The CIA report published recently or the comprehensively revised form of the report, attracted great attention across the world. While it is a known fact that the U.S. inflicted severe torture on prisoners detained on grounds of suspicion, particularly after September 11, this report justified torture.
The world already knew more or less how intelligence activities worked in the U.S. after September 11 through pictures from the notorious Abu Ghraib Prison, the techniques of persecution emerging from Guantanamo and witness statements and accounts from released detainees. Torture is a practice that was used even before September 11 in the U.S., but we can see in detail in this report what new methods of torture were invented and what funds were appropriated to pay the experts to implement these techniques. So what did the years of torture actually benefit the U.S. or the free world? We can easily answer that question in the words, ‘nothing at all.’ Senator Harry Reid admits that torture achieved nothing other than giving the U.S. a bad name. Contrary to what some Republicans maintain, researchers have confirmed – following an examination of six million pages of CIA documents – that the agency acquired no vital information at all.
It is a well-known fact that it is next to impossible to obtain real-time or accurate information about radical terror organizations from its leaders or members. Terrorists in possession of such information either shoot it out with the security forces, military or police or else have themselves killed or commit suicide if they are about to be captured. That has happened time and time again. However, examination of the profiles of people captured and imprisoned by the U.S. shows that the majority was put under arrest without resistance. These people are imprisoned without trying to harm themselves or the people around them, and the information acquired as a result is admitted to be outlandish and intended solely to put an end to the torture. Therefore, this historic lesson once again shows that terrorists in possession of information that might be elicited through torture cannot be captured alive.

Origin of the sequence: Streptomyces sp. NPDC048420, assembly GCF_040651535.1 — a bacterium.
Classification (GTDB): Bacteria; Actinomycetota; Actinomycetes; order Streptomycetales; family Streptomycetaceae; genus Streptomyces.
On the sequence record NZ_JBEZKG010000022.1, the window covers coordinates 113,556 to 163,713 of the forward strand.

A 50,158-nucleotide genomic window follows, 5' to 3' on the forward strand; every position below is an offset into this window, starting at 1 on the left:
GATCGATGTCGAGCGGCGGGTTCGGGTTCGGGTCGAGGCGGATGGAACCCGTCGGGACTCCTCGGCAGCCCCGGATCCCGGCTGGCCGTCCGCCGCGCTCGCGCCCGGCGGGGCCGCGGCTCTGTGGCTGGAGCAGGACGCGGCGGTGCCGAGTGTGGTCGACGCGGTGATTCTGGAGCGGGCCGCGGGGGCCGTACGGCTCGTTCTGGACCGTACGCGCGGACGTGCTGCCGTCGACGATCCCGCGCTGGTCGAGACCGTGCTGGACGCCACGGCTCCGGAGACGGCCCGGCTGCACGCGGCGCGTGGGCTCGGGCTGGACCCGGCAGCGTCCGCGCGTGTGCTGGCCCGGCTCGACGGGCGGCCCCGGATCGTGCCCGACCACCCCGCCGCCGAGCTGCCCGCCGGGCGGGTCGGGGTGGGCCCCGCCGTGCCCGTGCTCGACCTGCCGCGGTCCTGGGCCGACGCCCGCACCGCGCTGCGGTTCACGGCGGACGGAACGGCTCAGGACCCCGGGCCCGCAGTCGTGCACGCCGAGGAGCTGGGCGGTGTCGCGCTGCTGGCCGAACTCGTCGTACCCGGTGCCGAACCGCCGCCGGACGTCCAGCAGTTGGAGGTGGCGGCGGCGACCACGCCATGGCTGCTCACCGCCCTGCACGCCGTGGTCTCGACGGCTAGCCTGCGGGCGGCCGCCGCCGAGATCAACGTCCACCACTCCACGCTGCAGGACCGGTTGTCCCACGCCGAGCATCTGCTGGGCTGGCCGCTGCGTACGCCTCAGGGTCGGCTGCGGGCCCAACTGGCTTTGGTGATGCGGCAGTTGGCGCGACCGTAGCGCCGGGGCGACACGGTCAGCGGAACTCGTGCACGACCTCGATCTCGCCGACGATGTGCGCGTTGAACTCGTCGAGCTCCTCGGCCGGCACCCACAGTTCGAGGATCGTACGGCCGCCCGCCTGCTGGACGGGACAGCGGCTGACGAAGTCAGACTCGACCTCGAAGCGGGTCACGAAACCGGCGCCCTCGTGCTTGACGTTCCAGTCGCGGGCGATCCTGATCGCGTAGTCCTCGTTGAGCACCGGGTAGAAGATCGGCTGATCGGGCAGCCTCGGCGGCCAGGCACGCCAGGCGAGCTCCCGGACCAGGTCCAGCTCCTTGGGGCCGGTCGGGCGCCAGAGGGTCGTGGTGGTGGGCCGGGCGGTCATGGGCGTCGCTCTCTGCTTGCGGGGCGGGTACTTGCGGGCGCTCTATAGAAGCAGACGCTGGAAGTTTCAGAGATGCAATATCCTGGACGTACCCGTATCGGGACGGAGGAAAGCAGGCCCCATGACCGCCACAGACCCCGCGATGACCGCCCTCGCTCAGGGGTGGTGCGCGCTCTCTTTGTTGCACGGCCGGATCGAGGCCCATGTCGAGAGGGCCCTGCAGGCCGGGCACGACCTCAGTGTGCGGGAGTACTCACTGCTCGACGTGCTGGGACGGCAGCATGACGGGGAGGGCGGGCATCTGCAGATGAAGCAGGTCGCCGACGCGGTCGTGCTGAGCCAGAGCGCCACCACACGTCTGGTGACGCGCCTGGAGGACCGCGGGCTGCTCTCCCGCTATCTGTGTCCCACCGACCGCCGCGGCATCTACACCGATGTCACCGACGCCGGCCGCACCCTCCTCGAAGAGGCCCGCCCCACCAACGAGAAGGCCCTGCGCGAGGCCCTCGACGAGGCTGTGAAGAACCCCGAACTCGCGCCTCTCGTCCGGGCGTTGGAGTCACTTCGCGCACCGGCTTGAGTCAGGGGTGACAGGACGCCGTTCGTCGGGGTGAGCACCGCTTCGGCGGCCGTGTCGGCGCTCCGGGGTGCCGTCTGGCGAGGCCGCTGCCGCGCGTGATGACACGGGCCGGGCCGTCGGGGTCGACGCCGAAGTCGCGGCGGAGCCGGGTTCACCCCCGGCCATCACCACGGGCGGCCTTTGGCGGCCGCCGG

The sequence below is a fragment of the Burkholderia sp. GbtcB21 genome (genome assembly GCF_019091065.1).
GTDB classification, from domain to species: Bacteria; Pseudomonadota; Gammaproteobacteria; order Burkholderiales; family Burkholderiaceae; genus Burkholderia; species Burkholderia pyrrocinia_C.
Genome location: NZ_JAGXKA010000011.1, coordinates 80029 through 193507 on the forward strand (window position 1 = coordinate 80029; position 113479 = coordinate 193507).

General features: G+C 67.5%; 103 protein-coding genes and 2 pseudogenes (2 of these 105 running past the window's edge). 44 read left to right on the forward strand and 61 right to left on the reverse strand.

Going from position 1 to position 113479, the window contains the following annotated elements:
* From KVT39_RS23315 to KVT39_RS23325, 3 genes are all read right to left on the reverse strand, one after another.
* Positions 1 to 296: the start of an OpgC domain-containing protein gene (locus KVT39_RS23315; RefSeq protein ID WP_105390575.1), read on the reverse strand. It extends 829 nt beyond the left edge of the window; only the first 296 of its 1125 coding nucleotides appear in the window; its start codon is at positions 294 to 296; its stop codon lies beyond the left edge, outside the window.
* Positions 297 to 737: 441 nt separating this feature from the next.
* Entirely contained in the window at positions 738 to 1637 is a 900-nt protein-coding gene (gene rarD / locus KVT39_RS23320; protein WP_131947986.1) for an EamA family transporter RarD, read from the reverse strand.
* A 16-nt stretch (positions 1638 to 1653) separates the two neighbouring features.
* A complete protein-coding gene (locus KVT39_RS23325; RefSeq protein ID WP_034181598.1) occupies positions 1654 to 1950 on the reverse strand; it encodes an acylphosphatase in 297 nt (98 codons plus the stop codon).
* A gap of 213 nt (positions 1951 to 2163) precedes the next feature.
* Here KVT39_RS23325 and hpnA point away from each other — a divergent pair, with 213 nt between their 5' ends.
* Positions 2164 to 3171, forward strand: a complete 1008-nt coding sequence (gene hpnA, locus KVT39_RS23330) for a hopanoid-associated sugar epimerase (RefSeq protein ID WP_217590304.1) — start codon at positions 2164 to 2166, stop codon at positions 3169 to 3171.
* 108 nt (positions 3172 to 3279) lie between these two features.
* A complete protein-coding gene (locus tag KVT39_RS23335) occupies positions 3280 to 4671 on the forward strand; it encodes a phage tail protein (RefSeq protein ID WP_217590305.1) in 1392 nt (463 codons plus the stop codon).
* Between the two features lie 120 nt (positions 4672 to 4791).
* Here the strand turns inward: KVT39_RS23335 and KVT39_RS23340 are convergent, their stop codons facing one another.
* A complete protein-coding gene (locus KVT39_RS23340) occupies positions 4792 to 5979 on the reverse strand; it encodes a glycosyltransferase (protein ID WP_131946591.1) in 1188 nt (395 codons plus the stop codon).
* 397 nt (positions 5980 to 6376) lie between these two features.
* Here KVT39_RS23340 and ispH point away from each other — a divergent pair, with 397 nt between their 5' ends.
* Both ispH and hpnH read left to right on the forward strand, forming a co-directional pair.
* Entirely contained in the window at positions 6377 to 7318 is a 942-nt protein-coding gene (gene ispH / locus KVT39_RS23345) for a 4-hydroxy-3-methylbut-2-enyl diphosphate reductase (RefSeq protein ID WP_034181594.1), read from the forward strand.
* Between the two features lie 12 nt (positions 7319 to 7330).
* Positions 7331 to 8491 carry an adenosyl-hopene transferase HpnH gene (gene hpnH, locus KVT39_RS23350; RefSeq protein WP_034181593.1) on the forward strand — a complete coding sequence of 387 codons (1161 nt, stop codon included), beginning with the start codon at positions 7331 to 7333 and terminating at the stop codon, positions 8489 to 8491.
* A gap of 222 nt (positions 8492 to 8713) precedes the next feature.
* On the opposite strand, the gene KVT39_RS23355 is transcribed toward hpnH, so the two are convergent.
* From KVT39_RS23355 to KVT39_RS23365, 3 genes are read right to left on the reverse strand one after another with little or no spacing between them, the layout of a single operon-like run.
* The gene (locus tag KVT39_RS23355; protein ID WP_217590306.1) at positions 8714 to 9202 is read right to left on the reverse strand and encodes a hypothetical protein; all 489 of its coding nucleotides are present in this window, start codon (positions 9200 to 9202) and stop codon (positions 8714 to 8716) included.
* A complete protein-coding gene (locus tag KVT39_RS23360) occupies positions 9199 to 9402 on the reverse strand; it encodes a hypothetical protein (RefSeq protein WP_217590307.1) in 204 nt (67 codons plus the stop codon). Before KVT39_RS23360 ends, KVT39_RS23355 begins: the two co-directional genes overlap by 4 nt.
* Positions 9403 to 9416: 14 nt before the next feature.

Another point we need to concentrate on is the values, which the U.S. fights to protect, and the place of torture among those values. The U.S. wants its own people to be free, not afraid of attack, and to build a country in which its own traditional values are preserved in peace and tranquility, and it spends trillions of dollars to that end and knowingly loses thousands of young lives on the battlefield. The sole aim is to stand up for American values and defy any threats to them. As we all know, although the U.S. is governed by a secular Constitution, it describes itself as a Christian society and it is a much more conservative society than Europe. Does not the Bible, the holy scripture of that conservative community, command love, compassion, forgiveness and unity? What Christian could support the idea that a person whose having committed any crime merits being savagely tortured to death? What Christian could be pleased by the innocent lives lost for that reason? If the U.S. wishes to stand up for the values on which it was founded, it has to remain true to those values when times get tough. Speaking in the Senate, Democratic Party Senator for California, Dianne Feinstein, also admitted that torture was a stain on American values.
Torture is not a means of combat, but a culture of cruelty. Information gathered through torture during 12 years of war has not helped eliminate or even weaken such terror groups as al-Qaeda or the Taliban. On the contrary, terror organizations have grown even stronger in the face of violence, savagery and cruelty, have spread across even more parts of the world and have become even more of a threat by setting up new groups. The U.S. attacks have led to the deaths of many civilians, and instead of fighting the causes that gave rise to al-Qaeda through an intellectual campaign, its seeking to eliminate people influenced by those causes by military means has led to a widening of the terror organization’s sphere of activity by encouraging other sub-groups to join it.
President Obama’s banning torture is of course a positive step. In addition, from now on the death of any detainee during torture will be considered murder. This will be a cornerstone in a democratic government opposing inhumane methods, at least from now on. Responding to a destructive action with an even more destructive method cannot prevent a repetition of that action. Violence will always lead to more violence, and bloodshed to more bloodshed. Therefore, resorting to even more radical techniques in the fight against radical terror will simply result in a vicious circle that confirms the claims of those terror organizations and strengthens their base. That will mean opening the door to further unending conflicts. Although the publication of the torture report did not surprise anyone globally, it is important as a step that will prevent further resort to torture. We need to return to a foundation of common affection and love if future generations are to live in a humane climate where human rights are respected.
Adnan Oktar's piece on News Rescue: